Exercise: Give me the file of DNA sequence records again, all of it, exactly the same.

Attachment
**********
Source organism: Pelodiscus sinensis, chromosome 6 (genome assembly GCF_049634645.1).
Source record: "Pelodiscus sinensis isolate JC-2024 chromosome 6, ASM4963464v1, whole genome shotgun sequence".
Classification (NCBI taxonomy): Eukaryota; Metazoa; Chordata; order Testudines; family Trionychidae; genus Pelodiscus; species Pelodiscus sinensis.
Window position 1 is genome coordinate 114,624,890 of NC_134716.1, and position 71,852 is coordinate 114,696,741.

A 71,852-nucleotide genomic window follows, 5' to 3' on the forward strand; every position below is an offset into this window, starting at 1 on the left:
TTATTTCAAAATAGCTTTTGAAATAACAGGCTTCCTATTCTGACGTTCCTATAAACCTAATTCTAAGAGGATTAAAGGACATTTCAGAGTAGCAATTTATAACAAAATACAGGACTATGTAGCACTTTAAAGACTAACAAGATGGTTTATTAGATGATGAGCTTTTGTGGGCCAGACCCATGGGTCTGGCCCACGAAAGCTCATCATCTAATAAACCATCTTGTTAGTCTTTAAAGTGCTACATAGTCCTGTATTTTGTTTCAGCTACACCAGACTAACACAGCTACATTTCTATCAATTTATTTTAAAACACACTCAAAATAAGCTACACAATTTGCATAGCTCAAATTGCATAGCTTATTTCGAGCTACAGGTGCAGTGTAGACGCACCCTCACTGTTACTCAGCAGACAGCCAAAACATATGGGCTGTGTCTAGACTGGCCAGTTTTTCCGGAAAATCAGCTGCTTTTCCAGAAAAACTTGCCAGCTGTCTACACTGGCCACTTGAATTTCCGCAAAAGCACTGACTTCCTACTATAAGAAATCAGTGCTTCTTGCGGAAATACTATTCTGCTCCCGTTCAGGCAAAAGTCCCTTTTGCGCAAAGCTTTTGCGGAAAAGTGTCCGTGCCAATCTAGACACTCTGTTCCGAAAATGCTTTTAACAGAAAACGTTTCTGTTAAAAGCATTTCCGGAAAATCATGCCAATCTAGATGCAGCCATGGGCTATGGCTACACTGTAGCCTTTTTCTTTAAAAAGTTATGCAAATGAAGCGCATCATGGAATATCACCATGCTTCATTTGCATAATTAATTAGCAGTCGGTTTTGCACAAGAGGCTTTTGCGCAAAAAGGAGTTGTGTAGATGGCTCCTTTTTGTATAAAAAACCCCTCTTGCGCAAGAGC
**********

Source organism: Pelodiscus sinensis, chromosome 6 (genome assembly GCF_049634645.1).
Source record: "Pelodiscus sinensis isolate JC-2024 chromosome 6, ASM4963464v1, whole genome shotgun sequence".
Classification (NCBI taxonomy): Eukaryota; Metazoa; Chordata; order Testudines; family Trionychidae; genus Pelodiscus; species Pelodiscus sinensis.
Window position 1 is genome coordinate 114,624,890 of NC_134716.1, and position 71,852 is coordinate 114,696,741.

A 71,852-nucleotide genomic window follows, 5' to 3' on the forward strand; every position below is an offset into this window, starting at 1 on the left:
TTATTTCAAAATAGCTTTTGAAATAACAGGCTTCCTATTCTGACGTTCCTATAAACCTAATTCTAAGAGGATTAAAGGACATTTCAGAGTAGCAATTTATAACAAAATACAGGACTATGTAGCACTTTAAAGACTAACAAGATGGTTTATTAGATGATGAGCTTTTGTGGGCCAGACCCATGGGTCTGGCCCACGAAAGCTCATCATCTAATAAACCATCTTGTTAGTCTTTAAAGTGCTACATAGTCCTGTATTTTGTTTCAGCTACACCAGACTAACACAGCTACATTTCTATCAATTTATTTTAAAACACACTCAAAATAAGCTACACAATTTGCATAGCTCAAATTGCATAGCTTATTTCGAGCTACAGGTGCAGTGTAGACGCACCCTCACTGTTACTCAGCAGACAGCCAAAACATATGGGCTGTGTCTAGACTGGCCAGTTTTTCCGGAAAATCAGCTGCTTTTCCAGAAAAACTTGCCAGCTGTCTACACTGGCCACTTGAATTTCCGCAAAAGCACTGACTTCCTACTATAAGAAATCAGTGCTTCTTGCGGAAATACTATTCTGCTCCCGTTCAGGCAAAAGTCCCTTTTGCGCAAAGCTTTTGCGGAAAAGTGTCCGTGCCAATCTAGACACTCTGTTCCGAAAATGCTTTTAACAGAAAACGTTTCTGTTAAAAGCATTTCCGGAAAATCATGCCAATCTAGATGCAGCCATGGGCTATGGCTACACTGTAGCCTTTTTCTTTAAAAAGTTATGCAAATGAAGCGCATCATGGAATATCACCATGCTTCATTTGCATAATTAATTAGCAGTCGGTTTTGCACAAGAGGCTTTTGCGCAAAAAGGAGTTGTGTAGATGGCTCCTTTTTGTATAAAAAACCCCTCTTGCGCAAGAGC